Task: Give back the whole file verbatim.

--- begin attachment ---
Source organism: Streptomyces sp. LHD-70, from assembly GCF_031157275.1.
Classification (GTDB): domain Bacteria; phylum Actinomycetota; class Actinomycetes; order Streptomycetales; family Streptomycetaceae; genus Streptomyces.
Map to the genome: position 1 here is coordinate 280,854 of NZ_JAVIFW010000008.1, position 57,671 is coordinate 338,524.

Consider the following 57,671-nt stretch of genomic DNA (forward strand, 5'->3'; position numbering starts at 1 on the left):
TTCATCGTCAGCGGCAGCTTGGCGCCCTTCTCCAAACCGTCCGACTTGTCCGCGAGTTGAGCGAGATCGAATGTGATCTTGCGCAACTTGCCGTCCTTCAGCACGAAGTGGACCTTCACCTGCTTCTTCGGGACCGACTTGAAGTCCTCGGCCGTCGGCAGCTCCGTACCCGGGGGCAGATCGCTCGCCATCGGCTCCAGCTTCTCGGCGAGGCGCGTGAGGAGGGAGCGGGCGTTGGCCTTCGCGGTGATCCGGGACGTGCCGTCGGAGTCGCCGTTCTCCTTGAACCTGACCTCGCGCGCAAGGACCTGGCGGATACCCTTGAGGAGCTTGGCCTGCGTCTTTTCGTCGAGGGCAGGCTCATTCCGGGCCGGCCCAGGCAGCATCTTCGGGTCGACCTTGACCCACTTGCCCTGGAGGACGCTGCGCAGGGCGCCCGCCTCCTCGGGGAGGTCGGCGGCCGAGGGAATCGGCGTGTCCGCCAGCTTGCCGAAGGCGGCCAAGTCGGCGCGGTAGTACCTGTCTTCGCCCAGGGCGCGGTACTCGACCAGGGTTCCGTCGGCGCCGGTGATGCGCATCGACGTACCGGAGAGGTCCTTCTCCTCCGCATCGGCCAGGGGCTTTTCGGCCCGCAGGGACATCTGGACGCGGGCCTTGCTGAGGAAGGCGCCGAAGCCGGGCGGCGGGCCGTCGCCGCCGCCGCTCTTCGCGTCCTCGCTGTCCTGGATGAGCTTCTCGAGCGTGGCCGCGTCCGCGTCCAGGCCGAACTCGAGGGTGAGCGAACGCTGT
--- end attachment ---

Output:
Source organism: Streptomyces sp. LHD-70, from assembly GCF_031157275.1.
Classification (GTDB): domain Bacteria; phylum Actinomycetota; class Actinomycetes; order Streptomycetales; family Streptomycetaceae; genus Streptomyces.
Map to the genome: position 1 here is coordinate 280,854 of NZ_JAVIFW010000008.1, position 57,671 is coordinate 338,524.

Consider the following 57,671-nt stretch of genomic DNA (forward strand, 5'->3'; position numbering starts at 1 on the left):
TTCATCGTCAGCGGCAGCTTGGCGCCCTTCTCCAAACCGTCCGACTTGTCCGCGAGTTGAGCGAGATCGAATGTGATCTTGCGCAACTTGCCGTCCTTCAGCACGAAGTGGACCTTCACCTGCTTCTTCGGGACCGACTTGAAGTCCTCGGCCGTCGGCAGCTCCGTACCCGGGGGCAGATCGCTCGCCATCGGCTCCAGCTTCTCGGCGAGGCGCGTGAGGAGGGAGCGGGCGTTGGCCTTCGCGGTGATCCGGGACGTGCCGTCGGAGTCGCCGTTCTCCTTGAACCTGACCTCGCGCGCAAGGACCTGGCGGATACCCTTGAGGAGCTTGGCCTGCGTCTTTTCGTCGAGGGCAGGCTCATTCCGGGCCGGCCCAGGCAGCATCTTCGGGTCGACCTTGACCCACTTGCCCTGGAGGACGCTGCGCAGGGCGCCCGCCTCCTCGGGGAGGTCGGCGGCCGAGGGAATCGGCGTGTCCGCCAGCTTGCCGAAGGCGGCCAAGTCGGCGCGGTAGTACCTGTCTTCGCCCAGGGCGCGGTACTCGACCAGGGTTCCGTCGGCGCCGGTGATGCGCATCGACGTACCGGAGAGGTCCTTCTCCTCCGCATCGGCCAGGGGCTTTTCGGCCCGCAGGGACATCTGGACGCGGGCCTTGCTGAGGAAGGCGCCGAAGCCGGGCGGCGGGCCGTCGCCGCCGCCGCTCTTCGCGTCCTCGCTGTCCTGGATGAGCTTCTCGAGCGTGGCCGCGTCCGCGTCCAGGCCGAACTCGAGGGTGAGCGAACGCTGT